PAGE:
Liberal

Rockler: Democrats, Republicans must continue to compromise to deal with fiscal cliff

Some Republicans in Congress have finally decided to abandon the idea of not raising taxes for any circumstances. Last week, the latest Republican member of Congress decided to give in. It should come as welcome news to those who think our government is dysfunctional. Instead, it shows politicians who used to stick to hardline positions softening.

Americans for Tax Reform, headed by Grover Norquist, a conservative activist, established the Taxpayer Protection Pledge in 1986. He is best known for seeking to minimize the taxes Americans pay to government. The statement asks signers to pledge to their constituents that they will never vote or support any measure to increase taxes.

But some congressmen have decided to abandon the pledge. Sen. Saxby Chambliss (R-Ga.) said “I care more about my country than I do about a 20-year-old pledge. If we do it his way then we’ll continue in debt, and I just have a disagreement with him about that.” Chambliss disavowed the pledge on Thursday. He joins Rep. Scott Rigell (R-Va.) and Sen. Lindsey Graham (R-S.C.).

Chambliss and others’ decision to no longer abide by the pledge sets an example. Members of both parties will need to compromise to avoid the looming “fiscal cliff.” The cliff is approximately $600 billion in tax increases and spending cuts. It would cut the deficit by $503 billion through September 2013, according to the Congressional Budget Office. It would also come at the price of millions of jobs and an economy, which would start shrinking.

Federal Reserve Chairman Ben Bernanke said the cuts and tax increases would be a “substantial threat” to the nation’s economy. Without a deal, these cuts will take effect on Dec. 31.

Throughout President Barack Obama’s first term, Republicans tried to negotiate by threatening to stall economic progress. When the debt ceiling debate took place in 2011, Republicans argued strongly against letting tax rates on millionaires and billionaires increase. They chose to not raise the debt limit without a continuation of the Bush tax cuts for the wealthy. Congress members had done without fanfare countless times in the past. They chose the debt ceiling as a symbolic way to show they were ideologically committed to not raising taxes, even if it meant causing damage to the country.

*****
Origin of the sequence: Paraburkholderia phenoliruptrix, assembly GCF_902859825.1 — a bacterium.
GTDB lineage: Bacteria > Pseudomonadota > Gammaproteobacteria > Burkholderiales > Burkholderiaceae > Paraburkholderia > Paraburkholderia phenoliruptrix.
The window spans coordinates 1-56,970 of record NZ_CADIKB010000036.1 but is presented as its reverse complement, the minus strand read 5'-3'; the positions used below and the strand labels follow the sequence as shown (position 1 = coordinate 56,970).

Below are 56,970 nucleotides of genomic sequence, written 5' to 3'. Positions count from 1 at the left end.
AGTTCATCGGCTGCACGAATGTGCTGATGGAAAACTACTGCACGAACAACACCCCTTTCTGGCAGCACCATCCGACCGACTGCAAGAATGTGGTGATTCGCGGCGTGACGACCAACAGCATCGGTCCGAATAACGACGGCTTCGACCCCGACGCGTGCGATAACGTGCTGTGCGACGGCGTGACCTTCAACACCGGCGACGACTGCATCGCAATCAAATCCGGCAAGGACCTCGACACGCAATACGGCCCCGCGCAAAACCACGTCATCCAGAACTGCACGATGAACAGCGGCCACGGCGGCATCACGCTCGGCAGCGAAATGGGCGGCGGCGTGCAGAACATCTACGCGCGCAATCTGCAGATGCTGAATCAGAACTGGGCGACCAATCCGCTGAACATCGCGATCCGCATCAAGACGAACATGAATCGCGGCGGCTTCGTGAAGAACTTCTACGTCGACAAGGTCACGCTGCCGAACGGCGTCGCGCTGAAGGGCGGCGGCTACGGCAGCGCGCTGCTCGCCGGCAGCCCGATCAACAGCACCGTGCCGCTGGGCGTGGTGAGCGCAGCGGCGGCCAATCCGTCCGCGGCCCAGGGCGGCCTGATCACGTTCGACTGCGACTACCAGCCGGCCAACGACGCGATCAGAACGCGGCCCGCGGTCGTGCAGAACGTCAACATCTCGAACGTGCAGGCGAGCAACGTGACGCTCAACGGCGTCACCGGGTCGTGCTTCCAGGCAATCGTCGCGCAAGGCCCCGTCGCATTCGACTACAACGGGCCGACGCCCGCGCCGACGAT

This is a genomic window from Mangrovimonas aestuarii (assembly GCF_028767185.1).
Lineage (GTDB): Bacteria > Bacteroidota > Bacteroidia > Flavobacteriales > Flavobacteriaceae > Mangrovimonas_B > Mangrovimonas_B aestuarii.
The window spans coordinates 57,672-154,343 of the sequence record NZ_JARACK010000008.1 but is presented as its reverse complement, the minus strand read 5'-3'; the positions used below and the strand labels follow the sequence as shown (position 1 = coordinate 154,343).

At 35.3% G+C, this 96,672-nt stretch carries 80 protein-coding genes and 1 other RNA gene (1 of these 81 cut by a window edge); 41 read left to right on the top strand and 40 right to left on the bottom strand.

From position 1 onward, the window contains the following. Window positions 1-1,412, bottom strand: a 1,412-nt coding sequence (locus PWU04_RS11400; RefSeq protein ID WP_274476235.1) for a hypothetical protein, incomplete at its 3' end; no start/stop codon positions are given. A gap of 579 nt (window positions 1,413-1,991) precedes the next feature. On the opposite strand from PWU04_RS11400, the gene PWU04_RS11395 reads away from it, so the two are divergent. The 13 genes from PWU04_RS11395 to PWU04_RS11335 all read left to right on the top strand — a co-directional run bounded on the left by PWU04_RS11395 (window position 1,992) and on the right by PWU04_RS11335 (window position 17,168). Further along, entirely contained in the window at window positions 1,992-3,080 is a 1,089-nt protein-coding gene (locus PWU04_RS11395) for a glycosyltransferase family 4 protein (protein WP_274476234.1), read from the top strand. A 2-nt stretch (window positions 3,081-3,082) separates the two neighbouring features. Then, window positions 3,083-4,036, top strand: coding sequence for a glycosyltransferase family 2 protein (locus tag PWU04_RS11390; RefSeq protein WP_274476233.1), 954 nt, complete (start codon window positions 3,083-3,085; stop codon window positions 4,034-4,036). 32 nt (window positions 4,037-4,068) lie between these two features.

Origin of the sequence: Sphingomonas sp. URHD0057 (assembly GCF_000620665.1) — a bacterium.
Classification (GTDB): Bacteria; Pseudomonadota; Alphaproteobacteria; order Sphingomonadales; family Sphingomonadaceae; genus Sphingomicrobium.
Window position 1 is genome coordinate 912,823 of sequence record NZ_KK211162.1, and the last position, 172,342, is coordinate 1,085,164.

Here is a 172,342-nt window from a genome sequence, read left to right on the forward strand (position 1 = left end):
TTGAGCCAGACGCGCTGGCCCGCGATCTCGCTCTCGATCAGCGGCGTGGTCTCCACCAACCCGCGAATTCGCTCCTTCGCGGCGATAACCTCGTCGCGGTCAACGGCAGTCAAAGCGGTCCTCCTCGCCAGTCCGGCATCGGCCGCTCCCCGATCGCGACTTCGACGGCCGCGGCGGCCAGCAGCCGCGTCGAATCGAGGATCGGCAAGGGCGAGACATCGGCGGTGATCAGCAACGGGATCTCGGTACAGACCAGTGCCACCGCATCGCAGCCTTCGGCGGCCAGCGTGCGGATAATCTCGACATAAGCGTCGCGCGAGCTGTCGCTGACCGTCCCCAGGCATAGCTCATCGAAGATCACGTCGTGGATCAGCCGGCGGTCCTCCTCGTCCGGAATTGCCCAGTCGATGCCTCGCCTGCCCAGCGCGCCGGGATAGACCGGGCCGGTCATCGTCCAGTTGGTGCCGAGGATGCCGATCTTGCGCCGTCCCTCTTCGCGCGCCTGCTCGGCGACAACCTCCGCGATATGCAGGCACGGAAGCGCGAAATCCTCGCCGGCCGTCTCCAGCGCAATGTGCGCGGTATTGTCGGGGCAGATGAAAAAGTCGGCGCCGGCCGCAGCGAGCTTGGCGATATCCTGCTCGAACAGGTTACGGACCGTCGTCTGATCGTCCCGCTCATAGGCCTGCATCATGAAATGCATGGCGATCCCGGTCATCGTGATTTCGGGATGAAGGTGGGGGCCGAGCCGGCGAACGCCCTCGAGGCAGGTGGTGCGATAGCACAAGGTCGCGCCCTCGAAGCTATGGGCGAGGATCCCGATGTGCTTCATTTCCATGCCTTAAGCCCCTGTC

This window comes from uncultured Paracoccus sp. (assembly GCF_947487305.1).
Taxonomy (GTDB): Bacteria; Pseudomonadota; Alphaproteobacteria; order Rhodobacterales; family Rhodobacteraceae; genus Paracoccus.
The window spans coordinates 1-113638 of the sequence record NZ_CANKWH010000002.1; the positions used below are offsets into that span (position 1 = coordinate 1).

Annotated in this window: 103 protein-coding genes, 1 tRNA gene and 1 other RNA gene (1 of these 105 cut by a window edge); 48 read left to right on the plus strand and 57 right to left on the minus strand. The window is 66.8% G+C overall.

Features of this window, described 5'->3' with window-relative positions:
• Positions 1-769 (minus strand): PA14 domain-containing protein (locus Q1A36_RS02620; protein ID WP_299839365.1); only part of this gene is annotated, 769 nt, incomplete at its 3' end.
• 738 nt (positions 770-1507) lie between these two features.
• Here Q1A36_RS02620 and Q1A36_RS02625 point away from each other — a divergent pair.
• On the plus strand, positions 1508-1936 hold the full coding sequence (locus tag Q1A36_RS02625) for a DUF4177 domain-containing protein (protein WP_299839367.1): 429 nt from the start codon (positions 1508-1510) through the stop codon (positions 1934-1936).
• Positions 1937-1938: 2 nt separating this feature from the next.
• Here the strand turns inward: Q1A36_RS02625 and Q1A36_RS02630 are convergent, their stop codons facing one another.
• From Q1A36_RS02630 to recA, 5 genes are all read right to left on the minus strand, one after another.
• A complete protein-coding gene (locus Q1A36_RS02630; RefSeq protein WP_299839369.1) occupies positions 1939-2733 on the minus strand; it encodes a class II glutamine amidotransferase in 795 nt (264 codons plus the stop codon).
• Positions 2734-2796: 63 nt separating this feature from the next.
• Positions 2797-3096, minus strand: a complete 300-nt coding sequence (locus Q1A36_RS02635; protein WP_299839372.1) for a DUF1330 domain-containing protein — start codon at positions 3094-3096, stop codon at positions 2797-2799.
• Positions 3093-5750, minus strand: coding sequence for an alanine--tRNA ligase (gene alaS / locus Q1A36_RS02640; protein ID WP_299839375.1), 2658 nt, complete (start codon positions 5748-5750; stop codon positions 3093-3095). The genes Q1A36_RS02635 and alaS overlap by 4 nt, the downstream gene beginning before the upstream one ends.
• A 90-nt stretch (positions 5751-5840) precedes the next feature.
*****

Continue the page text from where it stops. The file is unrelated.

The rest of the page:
The Norquist pledge was important in the debt ceiling debate and is also important in the current debate between the two parties in trying to craft a deal to avoid the cuts. Obama and fellow Democrats say they will not accept a deal without tax increases for the rich. Many Republicans say they will not accept a deal that raises taxes on the rich.

Both parties have set high standards and a strict set of demands. Unfortunately, they will not be easy to reconcile unless they change their positions.

The move from several Republican congressmen to be open to increases in taxes demonstrates a turn in the right direction. The pledge was ideologically driven — it was not meant to put the country better off or produce better policy. Instead, it asked lawmakers to have an unnecessarily strict commitment, which could take the country’s economy down.

Whether or not the pledge actually affected debate or was just meaningless is debatable. Some of those who do not sign or disavow it fear retribution from Norquist. Instead, some congressmen might be responding to their constituents’ preferences. Whether or not the pledge is meaningful, the change in attitude toward the pledge is. It will hopefully make compromise easier if Congress intends to walk away from the cliff.

Harmen Rockler is a senior newspaper journalism and political science major. His column appears weekly. He can be reached at horockle@syr.edu or followed on Twitter at @LeftofBoston.

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